What does scabies feel like?

It is important to note that symptoms may not appear for up to two months after being infested with the scabies mite. Even though symptoms do not occur, the infested person is still able to spread scabies during this time. When symptoms develop, itching is the most common symptom of scabies. The itch of scabies is insidious and relentless and often worsens over a period of weeks. The itch is typically worse at night. For the first weeks, the itch is subtle. It then gradually becomes more intense until, after a month or two, sleep becomes almost impossible.

What makes the itch of scabies distinctive is its relentless quality, at least after several weeks. Other itchy skin conditions -- eczema, hives, and so forth -- tend to produce symptoms that wax and wane. These types of itch may keep people from falling asleep at night for a little while, but they rarely prevent sleep or awaken the sufferer in the middle of the night.

How did I get scabies?

By direct, prolonged, skin-to-skin contact with a person already infested with scabies. Contact must be prolonged (a quick handshake or hug will usually not spread infestation). Infestation is easily spread to sexual partners and household members. Infestation may also occur by sharing clothing, towels, and bedding.

Diagnosing Scabies

Mite burrows can often be detected. A doctor might put a drop of mineral oil onto a burrow and take a light scraping of the skin in that area. Mites, or their eggs and feces, can then be seen under a microscope.

When it's hard to see the burrows, a special blue or black ink can be applied to the skin. Most of the ink can then be blotted away from the surface, and only the burrows will retain the colour.

Wood's light is another diagnostic tool - when a specific antibiotic solution is applied to the skin and the surface is then wiped clean, this particular wavelength of light allows the burrows to be viewed by a doctor.

Because the scabies rash has a similar appearance to eczema, psoriasis, or rashes caused by insect bites, it's sometimes misdiagnosed. Scabies might only be identified when a person hasn't responded to creams to treat these other conditions. Another factor that characterizes scabies is extreme itchiness, even when there's very little visible rash.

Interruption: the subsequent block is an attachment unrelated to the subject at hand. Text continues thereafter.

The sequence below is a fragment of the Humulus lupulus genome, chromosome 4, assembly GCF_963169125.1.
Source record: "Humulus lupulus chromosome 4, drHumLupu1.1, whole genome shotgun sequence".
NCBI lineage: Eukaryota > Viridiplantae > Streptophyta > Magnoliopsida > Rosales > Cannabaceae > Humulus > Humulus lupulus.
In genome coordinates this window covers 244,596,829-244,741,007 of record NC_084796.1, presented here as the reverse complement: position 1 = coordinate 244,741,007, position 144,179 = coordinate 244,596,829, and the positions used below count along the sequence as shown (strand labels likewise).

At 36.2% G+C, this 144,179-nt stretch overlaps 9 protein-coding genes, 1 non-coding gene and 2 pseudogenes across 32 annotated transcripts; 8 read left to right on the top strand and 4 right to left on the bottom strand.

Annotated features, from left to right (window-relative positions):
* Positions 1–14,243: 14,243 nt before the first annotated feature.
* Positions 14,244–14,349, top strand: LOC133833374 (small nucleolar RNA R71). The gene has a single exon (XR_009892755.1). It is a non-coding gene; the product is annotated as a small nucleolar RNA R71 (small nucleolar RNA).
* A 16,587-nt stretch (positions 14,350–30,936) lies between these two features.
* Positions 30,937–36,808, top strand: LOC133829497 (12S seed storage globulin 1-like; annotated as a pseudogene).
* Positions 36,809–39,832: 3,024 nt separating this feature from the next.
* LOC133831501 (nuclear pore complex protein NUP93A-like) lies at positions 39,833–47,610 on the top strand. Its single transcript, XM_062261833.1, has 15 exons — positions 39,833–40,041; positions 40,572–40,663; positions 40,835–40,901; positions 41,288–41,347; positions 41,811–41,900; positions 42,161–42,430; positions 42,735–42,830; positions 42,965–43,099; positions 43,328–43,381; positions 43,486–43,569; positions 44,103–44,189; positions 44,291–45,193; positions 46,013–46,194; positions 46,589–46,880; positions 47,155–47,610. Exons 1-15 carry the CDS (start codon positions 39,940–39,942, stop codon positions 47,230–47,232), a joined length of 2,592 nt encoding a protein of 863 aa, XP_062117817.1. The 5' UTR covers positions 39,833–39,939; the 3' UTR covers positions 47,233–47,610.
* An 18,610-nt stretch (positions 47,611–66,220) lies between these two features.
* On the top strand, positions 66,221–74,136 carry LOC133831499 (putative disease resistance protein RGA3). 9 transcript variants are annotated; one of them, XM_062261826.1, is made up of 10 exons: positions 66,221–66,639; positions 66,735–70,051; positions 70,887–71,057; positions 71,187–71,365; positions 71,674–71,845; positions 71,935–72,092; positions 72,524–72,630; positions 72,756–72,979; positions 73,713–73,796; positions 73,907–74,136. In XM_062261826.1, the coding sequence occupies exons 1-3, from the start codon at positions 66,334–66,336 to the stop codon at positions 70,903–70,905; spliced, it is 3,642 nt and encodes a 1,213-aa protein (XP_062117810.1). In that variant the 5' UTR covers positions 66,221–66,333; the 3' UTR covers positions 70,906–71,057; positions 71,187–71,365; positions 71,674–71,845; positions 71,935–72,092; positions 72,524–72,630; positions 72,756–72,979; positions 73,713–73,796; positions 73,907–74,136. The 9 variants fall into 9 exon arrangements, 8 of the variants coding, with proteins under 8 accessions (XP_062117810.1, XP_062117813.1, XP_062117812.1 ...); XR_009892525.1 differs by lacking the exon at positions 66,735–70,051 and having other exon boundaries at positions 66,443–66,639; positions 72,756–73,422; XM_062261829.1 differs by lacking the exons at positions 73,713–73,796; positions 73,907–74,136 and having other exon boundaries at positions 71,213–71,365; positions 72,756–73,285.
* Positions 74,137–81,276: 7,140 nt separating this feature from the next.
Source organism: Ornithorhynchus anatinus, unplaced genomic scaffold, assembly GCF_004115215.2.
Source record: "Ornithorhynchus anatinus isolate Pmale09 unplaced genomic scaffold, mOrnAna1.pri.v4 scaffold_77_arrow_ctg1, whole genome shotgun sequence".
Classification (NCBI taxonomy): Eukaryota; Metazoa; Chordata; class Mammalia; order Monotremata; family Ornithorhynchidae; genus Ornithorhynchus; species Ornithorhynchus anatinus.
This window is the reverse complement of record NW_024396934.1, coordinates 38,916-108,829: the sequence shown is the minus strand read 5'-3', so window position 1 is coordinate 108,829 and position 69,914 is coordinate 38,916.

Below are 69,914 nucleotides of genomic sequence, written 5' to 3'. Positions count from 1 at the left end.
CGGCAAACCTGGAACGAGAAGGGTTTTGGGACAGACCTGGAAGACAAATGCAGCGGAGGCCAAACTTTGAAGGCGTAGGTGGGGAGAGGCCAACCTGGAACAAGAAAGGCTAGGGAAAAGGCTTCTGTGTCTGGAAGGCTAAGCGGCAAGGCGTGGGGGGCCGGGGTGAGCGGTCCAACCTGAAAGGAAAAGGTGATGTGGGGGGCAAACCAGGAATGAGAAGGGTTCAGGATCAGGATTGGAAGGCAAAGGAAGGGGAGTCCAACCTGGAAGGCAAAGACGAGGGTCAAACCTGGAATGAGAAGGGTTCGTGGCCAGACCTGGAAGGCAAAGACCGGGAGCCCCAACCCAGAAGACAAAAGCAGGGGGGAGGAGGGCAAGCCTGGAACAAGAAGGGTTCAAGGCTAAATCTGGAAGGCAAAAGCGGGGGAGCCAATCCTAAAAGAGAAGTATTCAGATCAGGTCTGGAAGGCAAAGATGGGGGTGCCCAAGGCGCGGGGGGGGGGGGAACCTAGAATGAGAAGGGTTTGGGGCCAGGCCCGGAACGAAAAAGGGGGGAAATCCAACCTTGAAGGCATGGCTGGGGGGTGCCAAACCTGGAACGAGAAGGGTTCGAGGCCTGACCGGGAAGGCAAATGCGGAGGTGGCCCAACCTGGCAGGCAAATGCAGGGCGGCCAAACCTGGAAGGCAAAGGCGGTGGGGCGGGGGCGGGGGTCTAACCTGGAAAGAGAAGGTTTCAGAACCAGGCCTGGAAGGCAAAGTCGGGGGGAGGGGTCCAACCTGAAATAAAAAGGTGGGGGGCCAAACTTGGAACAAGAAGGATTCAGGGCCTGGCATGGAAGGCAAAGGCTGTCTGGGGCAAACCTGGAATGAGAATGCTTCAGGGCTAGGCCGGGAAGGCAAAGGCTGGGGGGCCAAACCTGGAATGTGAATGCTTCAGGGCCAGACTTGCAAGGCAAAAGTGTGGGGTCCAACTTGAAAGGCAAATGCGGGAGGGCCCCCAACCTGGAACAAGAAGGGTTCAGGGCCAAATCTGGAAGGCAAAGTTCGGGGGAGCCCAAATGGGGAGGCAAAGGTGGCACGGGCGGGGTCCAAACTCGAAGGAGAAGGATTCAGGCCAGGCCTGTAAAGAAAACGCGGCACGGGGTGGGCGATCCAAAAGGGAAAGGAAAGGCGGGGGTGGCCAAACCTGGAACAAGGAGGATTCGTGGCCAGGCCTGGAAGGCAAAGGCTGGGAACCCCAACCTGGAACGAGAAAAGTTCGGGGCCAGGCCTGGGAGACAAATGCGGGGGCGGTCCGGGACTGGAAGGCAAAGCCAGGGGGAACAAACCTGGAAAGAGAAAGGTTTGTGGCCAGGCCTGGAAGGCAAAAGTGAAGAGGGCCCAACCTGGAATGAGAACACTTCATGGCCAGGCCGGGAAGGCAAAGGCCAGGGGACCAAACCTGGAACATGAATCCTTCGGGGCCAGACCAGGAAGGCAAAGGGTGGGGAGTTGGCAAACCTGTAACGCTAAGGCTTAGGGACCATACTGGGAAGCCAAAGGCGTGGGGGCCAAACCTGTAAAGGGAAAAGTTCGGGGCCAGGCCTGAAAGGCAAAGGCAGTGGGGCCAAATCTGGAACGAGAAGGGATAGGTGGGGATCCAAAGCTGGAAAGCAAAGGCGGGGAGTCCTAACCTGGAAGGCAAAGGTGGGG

Treating and Preventing Scabies

To prevent getting scabies in the first place, try to avoid direct contact with somebody who's infested. Be wary of using public areas such as tanning booths unless you're sure that they've been disinfected.

A one-time application of permethrin cream or lotion to the skin is usually effective in curing scabies, but a second application is recommended after a week to ensure all mites are killed. The whole body has to be cleaned (with warm water, not hot) and covered with the cream. Clean clothes should be worn during treatment, which lasts 8 to 14 hours, and then again after the cream has been washed off.

Clothes worn during the 3 days before treatment and any used bed sheets or towels should be washed in hot soapy water and then placed in the dryer on the hot cycle to kill both the mites and their eggs.

Get special instructions from your doctor or pharmacist about how much cream infants or young children need. A small amount of permethrin can be absorbed through the skin, and might come out in breast milk. If you're pregnant or breast-feeding, talk to your doctor about an alternative treatment.